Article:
SarahEver since a horrific car accident, Funiyama Kichi has lived a reclusive existence in the remote millhouse, his scarred face hidden behind a rubber mask. Then, one stormy night, the tranquility of his retreat is shattered by gruesome murder, a baffling disappearance, and the theft of a priceless painting. The brilliant Shimada Kiyoshi arrives on the scene, but as he investigates the seemingly impossible events of that evening, death strikes again and again. Can Shimada get to the truth before the killer gets to him? And can you solve the mystery of the Milhouse murders before he does?
BrookThat sounds fantastic. I love that you find us these um great international mysteries, Sarah. All right. My last pick for my TBR list, or should I say wish list, is The Body in the Bookstore by Ellie Alexander. This is a book one in her new series. um And I’ll be reading this as an ebook. I have always wanted to read some of Ellie’s work, and oddly enough, I haven’t. She’s a very successful, cozy author in that space. um And it’s a bookish ah series, so that’s something I also love.
BrookWelcome to The Secret Bookcase, a quirky bookstore in a converted manor house. The store has been Annie Marie’s sanctuary ever since her dreams of starting a detective agency with her best friend died, literally, when Scarlett was murdered. Annie has never stopped trying to solve the mystery of her friend’s death. but her quiet life in Redwood Grove has provided the solace she needed, until now. When a body is discovered in Annie’s bookstore during the town’s inaugural Mystery Fest, she finds herself catapulted into the center of a real life whodunit. Dusting off her criminology degree, Annie is determined to put her sleuthing skills to good use and catch the killer before it’s too late.
SarahThat sounds fantastic, Brook. And do you know, is it um also set, I mean, you named the the town, um but is that also um situated in Oregon? Because I know her other books are set in Oregon. At least one ah ah one series is, yeah.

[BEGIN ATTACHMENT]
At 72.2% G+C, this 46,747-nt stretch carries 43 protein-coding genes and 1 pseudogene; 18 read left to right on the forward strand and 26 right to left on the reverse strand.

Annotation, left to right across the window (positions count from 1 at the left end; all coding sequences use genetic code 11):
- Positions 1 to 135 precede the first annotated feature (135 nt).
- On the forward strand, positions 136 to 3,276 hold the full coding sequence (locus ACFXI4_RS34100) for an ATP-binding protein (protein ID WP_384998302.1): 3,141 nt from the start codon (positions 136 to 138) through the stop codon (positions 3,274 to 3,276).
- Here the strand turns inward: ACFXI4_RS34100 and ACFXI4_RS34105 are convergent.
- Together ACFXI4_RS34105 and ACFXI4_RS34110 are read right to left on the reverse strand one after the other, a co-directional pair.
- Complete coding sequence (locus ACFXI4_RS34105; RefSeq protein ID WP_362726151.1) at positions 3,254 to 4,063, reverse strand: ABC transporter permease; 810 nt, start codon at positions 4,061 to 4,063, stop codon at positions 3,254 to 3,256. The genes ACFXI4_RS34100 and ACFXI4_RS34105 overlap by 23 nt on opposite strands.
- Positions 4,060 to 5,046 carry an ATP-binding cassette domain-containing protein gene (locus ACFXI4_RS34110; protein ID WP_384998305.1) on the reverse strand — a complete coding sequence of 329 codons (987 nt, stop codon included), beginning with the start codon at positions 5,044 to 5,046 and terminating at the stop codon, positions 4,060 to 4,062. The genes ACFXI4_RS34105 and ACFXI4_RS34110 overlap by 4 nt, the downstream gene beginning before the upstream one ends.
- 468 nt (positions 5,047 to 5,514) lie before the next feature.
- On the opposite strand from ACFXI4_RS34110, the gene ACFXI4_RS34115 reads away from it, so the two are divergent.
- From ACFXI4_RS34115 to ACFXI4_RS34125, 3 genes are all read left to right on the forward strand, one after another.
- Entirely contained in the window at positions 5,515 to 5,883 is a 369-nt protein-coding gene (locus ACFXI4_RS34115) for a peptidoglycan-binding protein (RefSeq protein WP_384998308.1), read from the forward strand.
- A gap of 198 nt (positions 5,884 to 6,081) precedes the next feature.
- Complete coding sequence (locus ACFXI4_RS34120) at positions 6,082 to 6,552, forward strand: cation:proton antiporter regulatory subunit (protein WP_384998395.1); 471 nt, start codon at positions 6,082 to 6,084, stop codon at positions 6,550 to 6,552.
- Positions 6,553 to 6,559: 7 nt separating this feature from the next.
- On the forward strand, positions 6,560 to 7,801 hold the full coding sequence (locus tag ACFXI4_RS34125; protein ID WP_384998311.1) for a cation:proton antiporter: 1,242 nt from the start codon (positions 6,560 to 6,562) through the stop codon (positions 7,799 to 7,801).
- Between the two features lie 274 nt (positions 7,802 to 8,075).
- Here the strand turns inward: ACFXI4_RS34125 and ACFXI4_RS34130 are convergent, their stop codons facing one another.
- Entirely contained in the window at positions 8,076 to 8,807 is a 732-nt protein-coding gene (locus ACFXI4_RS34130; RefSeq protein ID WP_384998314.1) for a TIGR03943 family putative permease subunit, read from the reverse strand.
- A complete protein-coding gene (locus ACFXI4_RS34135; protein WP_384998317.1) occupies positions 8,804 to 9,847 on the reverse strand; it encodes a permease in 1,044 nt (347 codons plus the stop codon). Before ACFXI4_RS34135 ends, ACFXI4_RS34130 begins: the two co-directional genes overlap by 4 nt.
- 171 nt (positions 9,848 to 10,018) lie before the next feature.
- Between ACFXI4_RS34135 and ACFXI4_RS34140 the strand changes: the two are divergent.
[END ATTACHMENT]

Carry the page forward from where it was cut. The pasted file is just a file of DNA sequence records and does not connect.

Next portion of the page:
BrookYes, I’m assuming that Redwood Grove is probably like ah Ashland, Oregon, which is where Ellie Alexander actually lives and where she now hosts the Ashland Mystery Festival, which you kind of get a hint at and in this book’s ah plot as well. um So I’ll read and and report back.
SarahOkay. Well, and I think the redwood forest is, does it, um, cover part of Oregon and California, right?
BrookYes, it’s ah because that that area is quite south in Oregon, so it kind of ah gets into those redwoods.
SarahThe final book for me to read on my list this summer is An Agatha Christie, and I chose Towards Zero, which was published in 1944, and I chose this because there’s a BBC Brit Box production that is currently filming, I believe. And so it it will be available, I’m assuming, you know, early next year um for us to watch. And it’s being done by the same people who are behind Murder is Easy, which was released earlier this year.
SarahAn elderly widow is murdered at a cliff-top seaside house. What is the connection between a failed suicide attempt, a wrongful accusation of theft against a schoolgirl, and the romantic life of a famous tennis player? To the casual observer, apparently nothing. But when a house party gathers at Gulls Point, the seaside home of an elderly widow, earlier events come to a dramatic head. It’s all part of a carefully laid plan for murder.